Patrick Vance




    Question 1When development is guided by an Official Community Plan that features smart growth principles, it results in lower taxes for residents, less gridlock, cleaner air and lower GHG emissions, more green space, more housing options and preserved farmlands. Following smart growth principles results in new, high-density housing being built in the downtown and specified neighbourhood cores, enabling more sustainable and cost-effective transportation options. How will you advocate for smart growth principles in the upcoming OCP planning process?
    Patrick Vance
    • I will advocate for further densification and improvement in our existing residential zones, as well as working to ensure year-round transportation services are available to those who choose not to own or operate a vehicle. As an avid cyclist, I appreciate the recent developments that allow for dedicated pedestrian corridors and would like to see that coverage extended into all population zones to support increased use.

    • With regard to development, I would like to see an analysis and breakdown of the variances that have been granted and denied in the past, and see if there are any improvements that can be made to zoning regulations or bylaws for the sake of developmental and procedural efficiency. 

    • I want to see the most relevant smart growth principles explicitly emphasised in the bylaws and OCP, specifically: mixed land uses, compact building design, open space preservation, transportation availability, cost-effective development decisions, and stakeholder collaboration. When these principles are at play, I would not support variances that have an impact to diminish them.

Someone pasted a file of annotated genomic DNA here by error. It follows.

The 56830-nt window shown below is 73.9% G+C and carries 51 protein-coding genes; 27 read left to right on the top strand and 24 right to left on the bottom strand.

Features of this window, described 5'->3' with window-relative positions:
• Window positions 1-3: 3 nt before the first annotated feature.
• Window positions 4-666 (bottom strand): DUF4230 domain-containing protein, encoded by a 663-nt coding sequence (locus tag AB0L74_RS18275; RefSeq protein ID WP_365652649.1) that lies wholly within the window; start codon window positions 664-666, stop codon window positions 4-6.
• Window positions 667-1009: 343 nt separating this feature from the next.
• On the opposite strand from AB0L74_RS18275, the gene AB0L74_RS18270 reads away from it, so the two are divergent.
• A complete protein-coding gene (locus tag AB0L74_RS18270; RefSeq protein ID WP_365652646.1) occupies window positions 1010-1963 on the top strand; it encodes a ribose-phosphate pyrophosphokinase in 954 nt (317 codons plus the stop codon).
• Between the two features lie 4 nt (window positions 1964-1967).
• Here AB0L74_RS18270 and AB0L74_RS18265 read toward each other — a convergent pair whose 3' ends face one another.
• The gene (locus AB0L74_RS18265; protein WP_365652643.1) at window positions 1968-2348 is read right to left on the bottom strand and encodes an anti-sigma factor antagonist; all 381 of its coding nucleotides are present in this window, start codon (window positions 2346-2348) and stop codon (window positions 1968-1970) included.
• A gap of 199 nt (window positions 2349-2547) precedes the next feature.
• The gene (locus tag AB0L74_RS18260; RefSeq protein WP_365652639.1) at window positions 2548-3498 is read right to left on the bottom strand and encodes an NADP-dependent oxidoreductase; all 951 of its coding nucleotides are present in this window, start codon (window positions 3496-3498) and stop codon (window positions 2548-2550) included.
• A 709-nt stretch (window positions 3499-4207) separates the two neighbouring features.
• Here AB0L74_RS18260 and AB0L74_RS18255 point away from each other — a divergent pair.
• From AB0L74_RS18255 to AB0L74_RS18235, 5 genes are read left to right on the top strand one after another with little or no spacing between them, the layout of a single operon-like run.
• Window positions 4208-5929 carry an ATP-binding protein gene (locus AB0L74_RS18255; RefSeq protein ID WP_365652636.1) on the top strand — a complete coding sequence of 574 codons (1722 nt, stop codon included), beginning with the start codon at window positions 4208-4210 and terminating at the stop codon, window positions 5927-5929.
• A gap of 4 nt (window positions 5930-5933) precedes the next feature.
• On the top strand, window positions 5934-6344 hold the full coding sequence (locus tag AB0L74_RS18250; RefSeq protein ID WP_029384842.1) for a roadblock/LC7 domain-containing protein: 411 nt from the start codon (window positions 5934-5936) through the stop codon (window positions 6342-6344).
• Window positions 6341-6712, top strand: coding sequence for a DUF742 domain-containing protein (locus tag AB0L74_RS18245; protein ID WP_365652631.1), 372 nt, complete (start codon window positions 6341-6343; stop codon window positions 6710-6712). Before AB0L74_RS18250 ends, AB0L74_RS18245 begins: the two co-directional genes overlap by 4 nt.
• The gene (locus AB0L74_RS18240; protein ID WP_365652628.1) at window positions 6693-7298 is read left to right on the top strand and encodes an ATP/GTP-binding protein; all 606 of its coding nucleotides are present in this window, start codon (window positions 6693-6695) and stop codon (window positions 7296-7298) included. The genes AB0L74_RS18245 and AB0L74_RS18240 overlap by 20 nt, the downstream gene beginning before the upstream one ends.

• Further to collaboration, I want to see the collaboration with our community become more robust and informative where possible. This collaboration effort should be proactive, targeted outreach rather than simply satisfying the requirement for availability and publication of information. A volunteer society designed to enhance and target recipients of meaningful, timely information could help assist the partnership between the City and community while alleviating the burden of staffing the outreach. This society could act as an impartial liaison between residents who will be impacted by development and the city.

    Question 2 - Vernon has created an ambitious new Climate Action Plan addressing both the reduction of GHG emissions and preparing the community for climate impacts, but unless Council backs it up with immediate, effective action, the goals of the plan won't be achieved. If elected, what aspects of this plan do you feel are most important and urgent, and how can you help to ensure that they are implemented as soon as possible?
    • Between mitigation and adaptation, I feel we must place a higher weight of the focus on planning for adaptation. While we can do our relative part in Vernon, we simply cannot presume the rest of the world will shoulder its fair burden as well. While I’m optimistic that the Paris Agreement, if adhered to, can bring positive results, there is no way for us to create a localised climate region that escapes the total global shift towards extreme weather events, and we should prepare for the worst. 

    • I feel the most important aspect of our contribution to global climate efforts (mitigation) is continuing forward with building developments that conform to standards for reducing GHGs, as well as focusing on the development of resilient infrastructure that acts as a support for all of the functions in our community. In addition to these, we can also work towards improving our practices at the household level through initiatives like the composting program, or energy efficient home features.